The findings of this S-STEP project demonstrate that the Sociocultural Reflection, the Community Study, and the Linguistic Landscape fostered a translingual approach to language and literacy in the classroom. Moreover, the findings suggest that upon the completion of the projects, one teacher education candidate was able to better define translingualism as a phenomenon of study, ideology, and pedagogy.

Since this investigation is based on a S-STEP project of a single teacher educator and a single teacher candidate, more research with larger populations is needed. Practical implications for teacher educators and teacher candidates in other settings are explored.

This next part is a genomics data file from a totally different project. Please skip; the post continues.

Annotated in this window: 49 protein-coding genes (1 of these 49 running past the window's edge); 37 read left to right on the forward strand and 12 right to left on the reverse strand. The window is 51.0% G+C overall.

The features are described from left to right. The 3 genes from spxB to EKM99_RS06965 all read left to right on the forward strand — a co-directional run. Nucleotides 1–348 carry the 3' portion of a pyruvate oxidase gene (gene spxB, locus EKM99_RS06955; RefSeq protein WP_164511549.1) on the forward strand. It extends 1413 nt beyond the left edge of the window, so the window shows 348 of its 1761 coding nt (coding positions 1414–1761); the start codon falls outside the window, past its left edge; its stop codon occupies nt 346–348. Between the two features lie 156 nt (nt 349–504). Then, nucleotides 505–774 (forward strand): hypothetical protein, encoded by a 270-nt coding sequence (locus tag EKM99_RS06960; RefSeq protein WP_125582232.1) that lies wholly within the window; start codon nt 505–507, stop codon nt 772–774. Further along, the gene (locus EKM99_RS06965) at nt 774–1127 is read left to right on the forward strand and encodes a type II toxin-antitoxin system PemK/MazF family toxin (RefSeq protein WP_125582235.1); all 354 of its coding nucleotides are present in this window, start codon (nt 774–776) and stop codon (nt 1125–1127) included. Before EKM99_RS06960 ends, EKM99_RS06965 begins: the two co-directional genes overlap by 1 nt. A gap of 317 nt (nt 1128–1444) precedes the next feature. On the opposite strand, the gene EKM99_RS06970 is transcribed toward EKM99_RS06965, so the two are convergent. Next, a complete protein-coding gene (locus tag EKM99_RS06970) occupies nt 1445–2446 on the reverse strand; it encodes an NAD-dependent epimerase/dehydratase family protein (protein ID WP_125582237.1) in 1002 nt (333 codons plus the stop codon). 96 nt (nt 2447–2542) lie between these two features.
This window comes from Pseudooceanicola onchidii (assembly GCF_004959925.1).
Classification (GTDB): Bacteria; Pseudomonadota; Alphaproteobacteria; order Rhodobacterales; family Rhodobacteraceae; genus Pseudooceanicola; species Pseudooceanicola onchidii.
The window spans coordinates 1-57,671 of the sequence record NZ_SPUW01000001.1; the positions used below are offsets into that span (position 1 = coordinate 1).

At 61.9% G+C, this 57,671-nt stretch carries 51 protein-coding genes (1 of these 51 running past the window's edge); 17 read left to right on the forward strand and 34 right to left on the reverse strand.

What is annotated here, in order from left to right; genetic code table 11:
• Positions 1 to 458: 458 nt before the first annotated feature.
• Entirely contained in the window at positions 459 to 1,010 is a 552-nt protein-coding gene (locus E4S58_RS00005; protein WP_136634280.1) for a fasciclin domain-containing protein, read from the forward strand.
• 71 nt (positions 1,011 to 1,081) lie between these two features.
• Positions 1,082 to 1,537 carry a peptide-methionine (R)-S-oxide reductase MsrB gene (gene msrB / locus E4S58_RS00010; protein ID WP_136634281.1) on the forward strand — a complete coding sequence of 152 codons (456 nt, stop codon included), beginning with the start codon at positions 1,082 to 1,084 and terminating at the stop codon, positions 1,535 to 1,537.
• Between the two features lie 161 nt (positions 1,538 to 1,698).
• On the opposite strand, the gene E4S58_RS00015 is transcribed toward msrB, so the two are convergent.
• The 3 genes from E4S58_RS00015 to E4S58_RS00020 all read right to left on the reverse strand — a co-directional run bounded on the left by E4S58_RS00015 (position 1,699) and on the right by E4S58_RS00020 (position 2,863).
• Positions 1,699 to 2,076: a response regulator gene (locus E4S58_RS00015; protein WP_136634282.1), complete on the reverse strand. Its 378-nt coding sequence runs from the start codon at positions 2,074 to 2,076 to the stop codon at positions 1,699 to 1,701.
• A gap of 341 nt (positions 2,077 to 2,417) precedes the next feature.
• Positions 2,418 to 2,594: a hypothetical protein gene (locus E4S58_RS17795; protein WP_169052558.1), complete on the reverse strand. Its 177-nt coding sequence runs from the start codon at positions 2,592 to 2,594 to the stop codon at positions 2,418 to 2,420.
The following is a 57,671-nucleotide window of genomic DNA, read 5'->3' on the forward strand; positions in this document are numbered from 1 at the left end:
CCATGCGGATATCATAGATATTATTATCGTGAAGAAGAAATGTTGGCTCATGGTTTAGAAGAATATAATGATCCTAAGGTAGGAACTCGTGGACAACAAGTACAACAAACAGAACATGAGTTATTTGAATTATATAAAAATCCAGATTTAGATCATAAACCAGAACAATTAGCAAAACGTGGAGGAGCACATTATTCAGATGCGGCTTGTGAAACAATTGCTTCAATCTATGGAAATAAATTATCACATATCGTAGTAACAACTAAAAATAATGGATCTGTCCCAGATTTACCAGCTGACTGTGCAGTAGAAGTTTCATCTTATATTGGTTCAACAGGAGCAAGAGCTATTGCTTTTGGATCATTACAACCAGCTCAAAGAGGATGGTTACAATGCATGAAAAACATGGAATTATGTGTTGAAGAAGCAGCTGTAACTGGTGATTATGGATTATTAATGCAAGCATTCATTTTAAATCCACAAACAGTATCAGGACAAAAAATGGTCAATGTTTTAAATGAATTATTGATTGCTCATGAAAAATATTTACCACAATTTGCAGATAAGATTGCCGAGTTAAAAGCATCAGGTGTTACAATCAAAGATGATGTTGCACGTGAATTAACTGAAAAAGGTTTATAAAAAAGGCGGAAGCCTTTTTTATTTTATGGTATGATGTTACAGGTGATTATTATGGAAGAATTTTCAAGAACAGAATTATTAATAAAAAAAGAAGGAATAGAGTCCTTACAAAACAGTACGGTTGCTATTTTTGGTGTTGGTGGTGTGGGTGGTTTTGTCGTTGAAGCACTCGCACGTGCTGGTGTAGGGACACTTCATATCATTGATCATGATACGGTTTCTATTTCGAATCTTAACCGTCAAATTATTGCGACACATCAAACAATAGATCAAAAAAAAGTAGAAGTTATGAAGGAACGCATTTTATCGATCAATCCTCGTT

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Research on Preparing Preservice Teachers to Work Effectively with Emergent Bilinguals
Type: Book
ISBN: 978-1-78441-265-4

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Abstract

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Research on Preparing Preservice Teachers to Work Effectively with Emergent Bilinguals
Type: Book
ISBN: 978-1-78441-265-4

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Research on Preparing Inservice Teachers to Work Effectively with Emergent Bilinguals
Type: Book
ISBN: 978-1-78441-494-8

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Article

Clement Olujide Ajidahun

The Nigerian national policy on education emphasizes the use ofmother tongues both as media of instruction and as school subjects inthe curriculum. Considers these…

Abstract